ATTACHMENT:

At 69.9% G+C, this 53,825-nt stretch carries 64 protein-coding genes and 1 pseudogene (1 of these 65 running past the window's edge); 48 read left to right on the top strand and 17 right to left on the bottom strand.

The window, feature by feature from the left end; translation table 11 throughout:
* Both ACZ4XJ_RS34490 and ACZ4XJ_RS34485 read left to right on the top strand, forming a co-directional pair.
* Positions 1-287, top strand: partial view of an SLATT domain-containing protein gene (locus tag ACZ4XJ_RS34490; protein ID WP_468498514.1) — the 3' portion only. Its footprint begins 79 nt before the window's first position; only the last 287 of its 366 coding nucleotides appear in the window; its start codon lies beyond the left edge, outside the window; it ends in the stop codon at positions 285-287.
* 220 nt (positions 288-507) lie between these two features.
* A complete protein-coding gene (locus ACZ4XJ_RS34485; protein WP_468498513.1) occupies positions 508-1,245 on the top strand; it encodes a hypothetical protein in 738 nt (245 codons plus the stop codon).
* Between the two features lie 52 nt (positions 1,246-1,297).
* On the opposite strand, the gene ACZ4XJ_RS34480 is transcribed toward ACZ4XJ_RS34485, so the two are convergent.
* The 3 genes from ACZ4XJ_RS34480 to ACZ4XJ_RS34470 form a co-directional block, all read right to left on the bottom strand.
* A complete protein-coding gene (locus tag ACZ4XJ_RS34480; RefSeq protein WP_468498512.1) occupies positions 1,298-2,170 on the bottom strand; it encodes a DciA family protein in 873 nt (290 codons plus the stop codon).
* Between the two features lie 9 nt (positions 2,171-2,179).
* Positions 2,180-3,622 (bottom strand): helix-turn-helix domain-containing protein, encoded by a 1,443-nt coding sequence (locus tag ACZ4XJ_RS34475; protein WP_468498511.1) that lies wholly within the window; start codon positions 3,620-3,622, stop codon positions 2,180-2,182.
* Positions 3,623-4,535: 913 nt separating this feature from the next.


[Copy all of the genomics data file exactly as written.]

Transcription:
At 69.9% G+C, this 53,825-nt stretch carries 64 protein-coding genes and 1 pseudogene (1 of these 65 running past the window's edge); 48 read left to right on the top strand and 17 right to left on the bottom strand.

The window, feature by feature from the left end; translation table 11 throughout:
* Both ACZ4XJ_RS34490 and ACZ4XJ_RS34485 read left to right on the top strand, forming a co-directional pair.
* Positions 1-287, top strand: partial view of an SLATT domain-containing protein gene (locus tag ACZ4XJ_RS34490; protein ID WP_468498514.1) — the 3' portion only. Its footprint begins 79 nt before the window's first position; only the last 287 of its 366 coding nucleotides appear in the window; its start codon lies beyond the left edge, outside the window; it ends in the stop codon at positions 285-287.
* 220 nt (positions 288-507) lie between these two features.
* A complete protein-coding gene (locus ACZ4XJ_RS34485; protein WP_468498513.1) occupies positions 508-1,245 on the top strand; it encodes a hypothetical protein in 738 nt (245 codons plus the stop codon).
* Between the two features lie 52 nt (positions 1,246-1,297).
* On the opposite strand, the gene ACZ4XJ_RS34480 is transcribed toward ACZ4XJ_RS34485, so the two are convergent.
* The 3 genes from ACZ4XJ_RS34480 to ACZ4XJ_RS34470 form a co-directional block, all read right to left on the bottom strand.
* A complete protein-coding gene (locus tag ACZ4XJ_RS34480; RefSeq protein WP_468498512.1) occupies positions 1,298-2,170 on the bottom strand; it encodes a DciA family protein in 873 nt (290 codons plus the stop codon).
* Between the two features lie 9 nt (positions 2,171-2,179).
* Positions 2,180-3,622 (bottom strand): helix-turn-helix domain-containing protein, encoded by a 1,443-nt coding sequence (locus tag ACZ4XJ_RS34475; protein WP_468498511.1) that lies wholly within the window; start codon positions 3,620-3,622, stop codon positions 2,180-2,182.
* Positions 3,623-4,535: 913 nt separating this feature from the next.